After you press “GO,” the app will run the test without any other input on your end, first testing download speed and then upload speed.  Once the test is complete, the results are displayed at the top of the screen. If you run a test and forget the results, don’t worry — the Speedtest app keeps a log of every test you run.

Why You Should Conduct a Wired Test

To test whether you’re reaching the maximum internet speed you’re paying for, conduct a speed test from a device connected to your router by an Ethernet cable. Ethernet cables provide internet service directly from the source through a wired connection, which is automatically going to be more consistent and a better indicator than a WiFi connection.

For example, if you’re paying for top speeds of 100 Mbps and your wired internet speed test shows you’re only getting around 30 Mbps, contact your internet service provider and ask them what can be done to get your internet “up to speed.” Telling them you ran the test from a device via an Ethernet cable indicates you know what you’re doing and should be taken seriously.

Why You Should Conduct a Wireless Test

Conducting a speed test from a device connected to your home’s WiFi network is a good way to test the strength of the network in different parts of your home. Wireless connections are going to be stronger the closer your device is to the router.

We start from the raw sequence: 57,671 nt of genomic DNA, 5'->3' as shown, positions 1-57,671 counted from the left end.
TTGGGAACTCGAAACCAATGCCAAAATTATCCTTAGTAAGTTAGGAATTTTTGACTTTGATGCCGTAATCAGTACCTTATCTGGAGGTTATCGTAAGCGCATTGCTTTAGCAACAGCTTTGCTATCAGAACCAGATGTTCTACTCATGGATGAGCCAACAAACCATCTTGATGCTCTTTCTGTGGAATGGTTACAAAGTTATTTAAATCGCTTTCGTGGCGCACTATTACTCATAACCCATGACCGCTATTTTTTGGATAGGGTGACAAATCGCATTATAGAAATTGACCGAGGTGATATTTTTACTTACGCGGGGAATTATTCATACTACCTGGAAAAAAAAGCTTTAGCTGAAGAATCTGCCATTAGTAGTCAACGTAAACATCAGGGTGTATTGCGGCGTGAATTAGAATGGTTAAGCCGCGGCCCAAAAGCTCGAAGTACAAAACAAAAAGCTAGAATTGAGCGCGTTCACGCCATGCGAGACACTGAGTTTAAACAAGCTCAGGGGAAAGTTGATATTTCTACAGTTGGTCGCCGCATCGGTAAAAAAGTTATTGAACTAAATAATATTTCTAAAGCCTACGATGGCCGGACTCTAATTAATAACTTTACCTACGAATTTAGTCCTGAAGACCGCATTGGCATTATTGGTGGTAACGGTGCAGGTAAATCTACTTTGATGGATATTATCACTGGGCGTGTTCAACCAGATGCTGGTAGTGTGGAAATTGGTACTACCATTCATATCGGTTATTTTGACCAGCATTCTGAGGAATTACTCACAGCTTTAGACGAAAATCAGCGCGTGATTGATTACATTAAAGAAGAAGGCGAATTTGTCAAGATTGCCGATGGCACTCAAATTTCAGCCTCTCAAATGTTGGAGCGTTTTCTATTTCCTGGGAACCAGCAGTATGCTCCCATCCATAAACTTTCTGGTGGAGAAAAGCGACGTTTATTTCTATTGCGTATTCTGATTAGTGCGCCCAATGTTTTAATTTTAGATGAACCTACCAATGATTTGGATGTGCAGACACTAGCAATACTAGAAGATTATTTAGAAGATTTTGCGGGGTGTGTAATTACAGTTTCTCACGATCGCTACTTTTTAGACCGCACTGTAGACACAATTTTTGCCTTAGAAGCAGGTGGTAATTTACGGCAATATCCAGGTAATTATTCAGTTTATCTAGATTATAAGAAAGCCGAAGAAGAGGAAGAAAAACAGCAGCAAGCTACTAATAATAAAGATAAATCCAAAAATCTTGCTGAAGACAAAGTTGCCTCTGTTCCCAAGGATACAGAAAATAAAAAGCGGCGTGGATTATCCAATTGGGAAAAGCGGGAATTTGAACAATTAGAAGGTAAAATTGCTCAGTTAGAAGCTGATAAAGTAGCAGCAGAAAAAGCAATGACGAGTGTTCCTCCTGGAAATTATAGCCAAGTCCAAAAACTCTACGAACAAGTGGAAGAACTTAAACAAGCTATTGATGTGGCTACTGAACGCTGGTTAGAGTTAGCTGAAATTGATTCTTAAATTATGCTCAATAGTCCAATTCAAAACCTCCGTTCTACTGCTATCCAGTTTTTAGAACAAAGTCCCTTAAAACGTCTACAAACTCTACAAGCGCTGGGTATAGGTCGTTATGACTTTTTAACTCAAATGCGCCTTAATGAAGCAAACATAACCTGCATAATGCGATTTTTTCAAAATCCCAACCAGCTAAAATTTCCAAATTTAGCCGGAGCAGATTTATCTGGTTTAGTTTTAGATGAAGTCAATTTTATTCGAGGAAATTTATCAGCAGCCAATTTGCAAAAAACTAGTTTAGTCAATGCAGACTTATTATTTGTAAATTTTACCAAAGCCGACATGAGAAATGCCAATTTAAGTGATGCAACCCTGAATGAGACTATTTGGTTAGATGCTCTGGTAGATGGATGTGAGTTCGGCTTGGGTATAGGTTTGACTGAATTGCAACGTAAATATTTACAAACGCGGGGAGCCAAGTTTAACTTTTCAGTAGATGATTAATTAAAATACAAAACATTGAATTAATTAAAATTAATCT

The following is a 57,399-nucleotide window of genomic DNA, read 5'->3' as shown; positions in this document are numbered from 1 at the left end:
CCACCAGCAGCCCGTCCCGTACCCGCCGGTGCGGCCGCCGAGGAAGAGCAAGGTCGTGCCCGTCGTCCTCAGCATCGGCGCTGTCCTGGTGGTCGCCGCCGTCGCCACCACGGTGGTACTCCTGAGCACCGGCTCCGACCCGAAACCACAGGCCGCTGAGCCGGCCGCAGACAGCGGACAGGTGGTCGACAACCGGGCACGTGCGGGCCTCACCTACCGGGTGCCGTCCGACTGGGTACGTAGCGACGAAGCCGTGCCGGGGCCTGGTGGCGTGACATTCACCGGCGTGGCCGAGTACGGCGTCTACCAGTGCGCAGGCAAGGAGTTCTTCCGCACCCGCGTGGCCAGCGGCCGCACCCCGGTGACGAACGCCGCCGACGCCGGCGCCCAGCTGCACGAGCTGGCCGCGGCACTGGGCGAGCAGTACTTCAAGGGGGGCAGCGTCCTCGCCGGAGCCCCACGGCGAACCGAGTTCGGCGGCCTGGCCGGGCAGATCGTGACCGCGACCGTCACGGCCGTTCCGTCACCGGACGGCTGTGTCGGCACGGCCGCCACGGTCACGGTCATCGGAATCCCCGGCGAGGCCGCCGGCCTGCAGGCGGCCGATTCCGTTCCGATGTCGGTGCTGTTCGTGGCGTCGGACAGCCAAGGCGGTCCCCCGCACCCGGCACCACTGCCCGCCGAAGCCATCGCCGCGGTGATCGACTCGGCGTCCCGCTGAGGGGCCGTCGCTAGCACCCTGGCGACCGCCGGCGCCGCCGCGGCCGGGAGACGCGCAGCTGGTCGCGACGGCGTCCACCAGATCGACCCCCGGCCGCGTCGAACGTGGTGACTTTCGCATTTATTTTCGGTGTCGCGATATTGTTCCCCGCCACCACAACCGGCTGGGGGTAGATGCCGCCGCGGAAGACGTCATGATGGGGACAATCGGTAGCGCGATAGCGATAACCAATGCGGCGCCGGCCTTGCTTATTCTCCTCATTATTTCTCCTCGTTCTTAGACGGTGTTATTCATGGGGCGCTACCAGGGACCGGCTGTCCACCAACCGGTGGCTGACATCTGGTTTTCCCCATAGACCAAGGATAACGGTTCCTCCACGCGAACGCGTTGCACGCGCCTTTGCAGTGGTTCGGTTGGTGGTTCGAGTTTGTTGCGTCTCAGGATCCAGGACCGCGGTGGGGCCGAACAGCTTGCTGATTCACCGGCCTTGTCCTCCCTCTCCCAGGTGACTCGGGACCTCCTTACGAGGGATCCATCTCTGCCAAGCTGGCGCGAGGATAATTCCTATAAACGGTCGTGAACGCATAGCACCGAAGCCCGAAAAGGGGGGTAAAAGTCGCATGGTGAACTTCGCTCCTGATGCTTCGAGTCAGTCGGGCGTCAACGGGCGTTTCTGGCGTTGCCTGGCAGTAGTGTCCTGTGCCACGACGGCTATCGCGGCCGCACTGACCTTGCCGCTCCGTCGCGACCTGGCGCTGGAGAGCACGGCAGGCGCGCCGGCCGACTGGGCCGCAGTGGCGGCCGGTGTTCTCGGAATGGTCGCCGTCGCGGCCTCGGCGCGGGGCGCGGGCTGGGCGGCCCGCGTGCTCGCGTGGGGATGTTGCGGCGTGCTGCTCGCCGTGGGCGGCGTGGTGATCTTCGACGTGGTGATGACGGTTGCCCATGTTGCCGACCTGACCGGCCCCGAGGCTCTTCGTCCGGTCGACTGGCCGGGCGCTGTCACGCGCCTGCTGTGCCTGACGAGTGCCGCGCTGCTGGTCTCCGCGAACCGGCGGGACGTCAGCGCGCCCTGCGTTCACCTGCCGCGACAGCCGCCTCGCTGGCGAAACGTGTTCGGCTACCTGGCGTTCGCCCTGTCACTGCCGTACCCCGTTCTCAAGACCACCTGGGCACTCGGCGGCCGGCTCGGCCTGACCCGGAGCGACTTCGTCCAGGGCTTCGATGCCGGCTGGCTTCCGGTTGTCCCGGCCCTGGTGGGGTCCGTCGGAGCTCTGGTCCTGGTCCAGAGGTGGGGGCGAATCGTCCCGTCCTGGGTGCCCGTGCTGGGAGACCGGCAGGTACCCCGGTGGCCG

Go to the rooms farthest from your router and run a speed test from a mobile device connected to your WiFi network. If the drop-off in speed is negligible no matter what room you’re in, you know your router is in a good location. But if the speed is dramatically inconsistent as you move further from the source of your WiFi, you may want to consider upgrading your router or setting up a WiFi range extender to service the parts of your home with a weak connection.

What is Considered “Fast” Internet?

Not surprisingly, there does not seem to be a consensus of what qualifies as “high speed” internet. For people with access to optical fiber internet, download speeds higher than 200 Mbps are the norm. But that technology is new and still not widely available. In areas where fiber internet is not an option, users can expect top speeds around 100 Mbps, maybe a little less…and that’s usually more than enough.

“The thing is that most internet connections today are fast, and there’s no point in being high-speed when the average users don’t need that extra 100 Mbps that ISPs are providing,” said Anh Trinh of GeekWithLaptop.com.

When it comes to broadband internet, having a connection marketed as “high speed” doesn’t really matter anymore. All that really matters is having the speeds you need to use the internet in your daily life, which will vary from person to person and from household to household.

“Internet speed of at least 25 Mbps is usually pretty good for doing the basics with a little streaming thrown in,” said Trinh. “It’s pretty suitable for an average person, and you can always upgrade your plan to meet your demand.”

A strong internet connection will take these smart home products to the next level: